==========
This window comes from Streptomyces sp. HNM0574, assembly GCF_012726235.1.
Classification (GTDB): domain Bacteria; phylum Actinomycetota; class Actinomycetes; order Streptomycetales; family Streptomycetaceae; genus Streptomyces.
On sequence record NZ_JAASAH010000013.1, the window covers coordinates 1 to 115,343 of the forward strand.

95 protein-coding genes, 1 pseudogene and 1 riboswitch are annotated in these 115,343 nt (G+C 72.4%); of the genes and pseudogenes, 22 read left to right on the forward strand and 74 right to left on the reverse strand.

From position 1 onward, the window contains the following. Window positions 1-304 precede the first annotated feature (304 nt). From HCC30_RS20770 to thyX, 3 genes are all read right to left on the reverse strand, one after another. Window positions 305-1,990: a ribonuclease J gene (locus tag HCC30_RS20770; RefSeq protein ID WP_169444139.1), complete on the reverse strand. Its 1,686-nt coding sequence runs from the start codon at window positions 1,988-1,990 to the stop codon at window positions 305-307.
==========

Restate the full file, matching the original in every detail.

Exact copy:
This window comes from Streptomyces sp. HNM0574, assembly GCF_012726235.1.
Classification (GTDB): domain Bacteria; phylum Actinomycetota; class Actinomycetes; order Streptomycetales; family Streptomycetaceae; genus Streptomyces.
On sequence record NZ_JAASAH010000013.1, the window covers coordinates 1 to 115,343 of the forward strand.

95 protein-coding genes, 1 pseudogene and 1 riboswitch are annotated in these 115,343 nt (G+C 72.4%); of the genes and pseudogenes, 22 read left to right on the forward strand and 74 right to left on the reverse strand.

From position 1 onward, the window contains the following. Window positions 1-304 precede the first annotated feature (304 nt). From HCC30_RS20770 to thyX, 3 genes are all read right to left on the reverse strand, one after another. Window positions 305-1,990: a ribonuclease J gene (locus tag HCC30_RS20770; RefSeq protein ID WP_169444139.1), complete on the reverse strand. Its 1,686-nt coding sequence runs from the start codon at window positions 1,988-1,990 to the stop codon at window positions 305-307.